No (kana)

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japanese hiragana no
japanese katakana no
hiragana origin
katakana origin
Man'yōgana努 怒 野 乃 能 笑 荷
spelling kana野原のノ (Nohara no no)
unicodeU+306E, U+30CE
Note: These Man'yōgana originally represented syllables with one of two different vowel sounds, which merged in later pronunciation

, in hiragana, and , in katakana, are Japanese kana, both representing one mora. In the gojūon system of ordering of Japanese syllables, it occupies the 25th position, between ね (ne) and は (ha). It occupies the 26th position in the iroha ordering. Both represent the sound [no]. The katakana form is written similar to the Kangxi radical 丿, radical 4.

Form Rōmaji Hiragana Katakana
Normal n-
(な行 na-gyō)
のう, のぅ
のお, のぉ
ノウ, ノゥ
ノオ, ノォ

Stroke order[edit]

Stroke order in writing の
Stroke order in writing の
Stroke order in writing ノ
Stroke order in writing ノ

To write の, begin slightly above the center, stroke downward diagonally, then round upward and continue curve around, leaving a small gap at the bottom. To write ノ, simply do a swooping curve from top-right to bottom left.

Other communicative representations[edit]

  • Full Braille representation
の / ノ in Japanese Braille
の / ノ
のう / ノー
Other kana based on Braille
にょ / ニョ
にょう / ニョー
⠎ (braille pattern dots-234) ⠎ (braille pattern dots-234)⠒ (braille pattern dots-25) ⠈ (braille pattern dots-4)⠎ (braille pattern dots-234) ⠈ (braille pattern dots-4)⠎ (braille pattern dots-234)⠒ (braille pattern dots-25)
Character information
Encodings decimal hex dec hex dec hex dec hex
Unicode 12398 U+306E 12494 U+30CE 65417 U+FF89 13032 U+32E8
UTF-8 227 129 174 E3 81 AE 227 131 142 E3 83 8E 239 190 137 EF BE 89 227 139 168 E3 8B A8
Numeric character reference の の ノ ノ ノ ノ ㋨ ㋨
Shift JIS[1] 130 204 82 CC 131 109 83 6D 201 C9
EUC-JP[2] 164 206 A4 CE 165 206 A5 CE 142 201 8E C9
GB 18030[3] 164 206 A4 CE 165 206 A5 CE 132 49 153 55 84 31 99 37
EUC-KR[4] / UHC[5] 170 206 AA CE 171 206 AB CE
Big5 (non-ETEN kana)[6] 198 210 C6 D2 199 102 C7 66
Big5 (ETEN / HKSCS)[7] 199 85 C7 55 199 202 C7 CA


Like every other hiragana, the hiragana の developed from man'yōgana, kanji used for phonetic purposes, written in the highly cursive, flowing grass script style. In the picture on the left, the top shows the kanji written in the kaisho style, and the centre image is the same kanji written in the sōsho style. The bottom part is the kana for "no", a further abbreviation.

Hentaigana and gyaru-moji variant kana forms of no can also be found.


の is a dental nasal consonant, articulated on the upper teeth, combined with a close-mid back rounded vowel to form one mora.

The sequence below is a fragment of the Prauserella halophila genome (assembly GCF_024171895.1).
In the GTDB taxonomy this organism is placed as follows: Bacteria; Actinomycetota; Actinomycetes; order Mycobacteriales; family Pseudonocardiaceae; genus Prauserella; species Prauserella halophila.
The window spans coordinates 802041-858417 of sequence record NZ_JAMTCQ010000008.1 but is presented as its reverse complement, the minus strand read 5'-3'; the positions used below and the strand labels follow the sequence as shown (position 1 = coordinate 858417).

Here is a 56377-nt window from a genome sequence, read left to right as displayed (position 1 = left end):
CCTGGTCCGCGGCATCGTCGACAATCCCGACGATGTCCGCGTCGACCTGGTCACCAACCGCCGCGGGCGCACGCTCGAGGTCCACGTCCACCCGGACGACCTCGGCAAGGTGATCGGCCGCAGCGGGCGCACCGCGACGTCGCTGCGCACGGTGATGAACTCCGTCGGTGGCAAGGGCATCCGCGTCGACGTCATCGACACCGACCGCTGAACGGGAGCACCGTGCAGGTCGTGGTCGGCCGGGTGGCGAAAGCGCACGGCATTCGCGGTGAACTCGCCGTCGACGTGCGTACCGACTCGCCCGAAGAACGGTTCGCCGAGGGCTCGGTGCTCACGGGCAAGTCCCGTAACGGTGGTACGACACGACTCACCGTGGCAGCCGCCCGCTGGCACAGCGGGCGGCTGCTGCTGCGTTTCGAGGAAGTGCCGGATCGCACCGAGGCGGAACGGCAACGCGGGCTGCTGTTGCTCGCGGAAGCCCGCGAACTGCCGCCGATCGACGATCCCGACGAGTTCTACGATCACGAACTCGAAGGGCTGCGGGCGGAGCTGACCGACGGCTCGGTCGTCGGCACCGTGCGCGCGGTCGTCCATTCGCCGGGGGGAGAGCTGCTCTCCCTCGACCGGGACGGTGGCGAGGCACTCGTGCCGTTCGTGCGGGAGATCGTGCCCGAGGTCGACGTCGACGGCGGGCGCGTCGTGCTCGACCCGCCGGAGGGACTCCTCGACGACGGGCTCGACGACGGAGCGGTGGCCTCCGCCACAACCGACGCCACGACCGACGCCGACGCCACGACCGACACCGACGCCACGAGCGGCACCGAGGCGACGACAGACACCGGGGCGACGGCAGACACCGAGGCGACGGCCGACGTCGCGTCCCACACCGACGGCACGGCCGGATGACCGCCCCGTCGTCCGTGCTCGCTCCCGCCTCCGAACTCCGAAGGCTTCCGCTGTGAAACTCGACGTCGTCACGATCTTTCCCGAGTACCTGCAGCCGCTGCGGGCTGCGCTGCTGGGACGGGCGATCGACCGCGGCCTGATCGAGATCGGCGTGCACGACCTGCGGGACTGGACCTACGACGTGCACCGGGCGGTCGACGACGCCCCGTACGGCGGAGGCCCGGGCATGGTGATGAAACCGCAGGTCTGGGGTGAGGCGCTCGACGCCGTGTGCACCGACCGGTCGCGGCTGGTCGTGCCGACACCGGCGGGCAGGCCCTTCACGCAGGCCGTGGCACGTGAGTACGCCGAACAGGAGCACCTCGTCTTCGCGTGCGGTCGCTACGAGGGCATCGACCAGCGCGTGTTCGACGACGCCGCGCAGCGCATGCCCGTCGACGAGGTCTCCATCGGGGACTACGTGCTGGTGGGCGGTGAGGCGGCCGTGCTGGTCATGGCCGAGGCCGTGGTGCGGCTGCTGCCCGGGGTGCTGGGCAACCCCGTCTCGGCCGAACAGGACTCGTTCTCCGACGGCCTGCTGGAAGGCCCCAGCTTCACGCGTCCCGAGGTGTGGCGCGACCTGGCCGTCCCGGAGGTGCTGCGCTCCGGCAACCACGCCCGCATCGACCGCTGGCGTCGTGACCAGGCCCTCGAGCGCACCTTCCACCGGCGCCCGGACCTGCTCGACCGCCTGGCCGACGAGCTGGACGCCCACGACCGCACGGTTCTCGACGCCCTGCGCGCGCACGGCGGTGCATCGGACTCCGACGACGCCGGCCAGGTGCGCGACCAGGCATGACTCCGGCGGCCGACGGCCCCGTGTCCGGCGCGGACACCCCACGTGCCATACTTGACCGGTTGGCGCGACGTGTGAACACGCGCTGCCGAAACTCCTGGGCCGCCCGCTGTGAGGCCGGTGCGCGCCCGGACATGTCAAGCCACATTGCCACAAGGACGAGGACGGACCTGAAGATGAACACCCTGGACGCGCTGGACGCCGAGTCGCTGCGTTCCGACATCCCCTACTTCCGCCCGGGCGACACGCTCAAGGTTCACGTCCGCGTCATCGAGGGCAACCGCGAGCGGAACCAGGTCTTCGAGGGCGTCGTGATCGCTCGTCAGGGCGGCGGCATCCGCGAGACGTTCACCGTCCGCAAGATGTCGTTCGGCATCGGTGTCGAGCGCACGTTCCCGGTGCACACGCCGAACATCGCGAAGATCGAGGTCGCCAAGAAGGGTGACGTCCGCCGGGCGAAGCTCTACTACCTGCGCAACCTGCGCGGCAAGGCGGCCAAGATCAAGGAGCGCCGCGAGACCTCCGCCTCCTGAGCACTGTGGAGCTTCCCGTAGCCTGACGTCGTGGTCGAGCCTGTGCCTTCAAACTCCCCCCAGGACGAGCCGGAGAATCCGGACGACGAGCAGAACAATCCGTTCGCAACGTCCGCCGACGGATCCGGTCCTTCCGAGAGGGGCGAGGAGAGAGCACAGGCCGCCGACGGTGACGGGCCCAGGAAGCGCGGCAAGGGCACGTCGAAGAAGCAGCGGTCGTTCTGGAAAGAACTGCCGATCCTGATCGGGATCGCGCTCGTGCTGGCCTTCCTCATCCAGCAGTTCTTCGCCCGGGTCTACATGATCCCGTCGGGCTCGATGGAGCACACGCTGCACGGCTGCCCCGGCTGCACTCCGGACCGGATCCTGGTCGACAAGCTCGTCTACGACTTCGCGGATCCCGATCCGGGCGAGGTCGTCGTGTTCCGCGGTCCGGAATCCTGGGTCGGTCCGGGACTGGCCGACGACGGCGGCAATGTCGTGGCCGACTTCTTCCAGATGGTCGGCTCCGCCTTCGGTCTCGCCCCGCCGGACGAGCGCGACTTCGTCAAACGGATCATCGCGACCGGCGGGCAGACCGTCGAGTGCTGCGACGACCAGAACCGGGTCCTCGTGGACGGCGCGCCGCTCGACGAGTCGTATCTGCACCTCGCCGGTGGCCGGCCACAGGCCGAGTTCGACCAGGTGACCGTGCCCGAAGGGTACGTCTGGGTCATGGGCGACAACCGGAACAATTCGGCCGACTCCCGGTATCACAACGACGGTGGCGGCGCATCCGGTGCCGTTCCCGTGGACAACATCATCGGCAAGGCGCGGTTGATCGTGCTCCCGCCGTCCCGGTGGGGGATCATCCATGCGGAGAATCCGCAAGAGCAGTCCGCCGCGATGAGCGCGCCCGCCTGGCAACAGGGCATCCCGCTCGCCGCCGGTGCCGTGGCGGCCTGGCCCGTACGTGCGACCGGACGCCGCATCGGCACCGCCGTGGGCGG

In the Japanese language, as well as forming words, の may be a particle showing possession. For example, the phrase "わたしでんわ” watashi no denwa means "my telephone."

In China[edit]

Usage of の in place of (and 犬 in place of 狗) in Taipei.

の has also proliferated on signs and labels in the Chinese-speaking world. It is used in place of the Modern Chinese possessive marker 的 de or Classical Chinese possessive marker 之 zhī, and の is pronounced in the same way as the Chinese character it replaces. This is usually done to "stand out" or to give an "exotic/Japanese feel", e.g. in commercial brand names, such as the fruit juice brand 鲜の每日C, where the の can be read as both 之 zhī, the possessive marker, and as 汁 zhī, meaning "juice".[8] In Hong Kong, the Companies Registry has extended official recognition to this practice, and permits の to be used in Chinese names of registered businesses; it is thus the only non-Chinese symbol to be granted this treatment (aside from punctuation marks with no pronunciation value).[9]


  1. ^ Unicode Consortium (2015-12-02) [1994-03-08]. "Shift-JIS to Unicode".
  2. ^ Unicode Consortium; IBM. "EUC-JP-2007". International Components for Unicode.
  3. ^ Standardization Administration of China (SAC) (2005-11-18). GB 18030-2005: Information Technology—Chinese coded character set.
  4. ^ Unicode Consortium; IBM. "IBM-970". International Components for Unicode.
  5. ^ Steele, Shawn (2000). "cp949 to Unicode table". Microsoft / Unicode Consortium.
  6. ^ Unicode Consortium (2015-12-02) [1994-02-11]. "BIG5 to Unicode table (complete)".
  7. ^ van Kesteren, Anne. "big5". Encoding Standard. WHATWG.
  8. ^ "@nifty:デイリーポータルZ:中国に日本の「の」が浸透した". Retrieved 2016-04-21.
  9. ^ "'Business' Required to be Registered and Application for Business Registration: Business Name", Inland Revenue Department (Hong Kong).

External links[edit]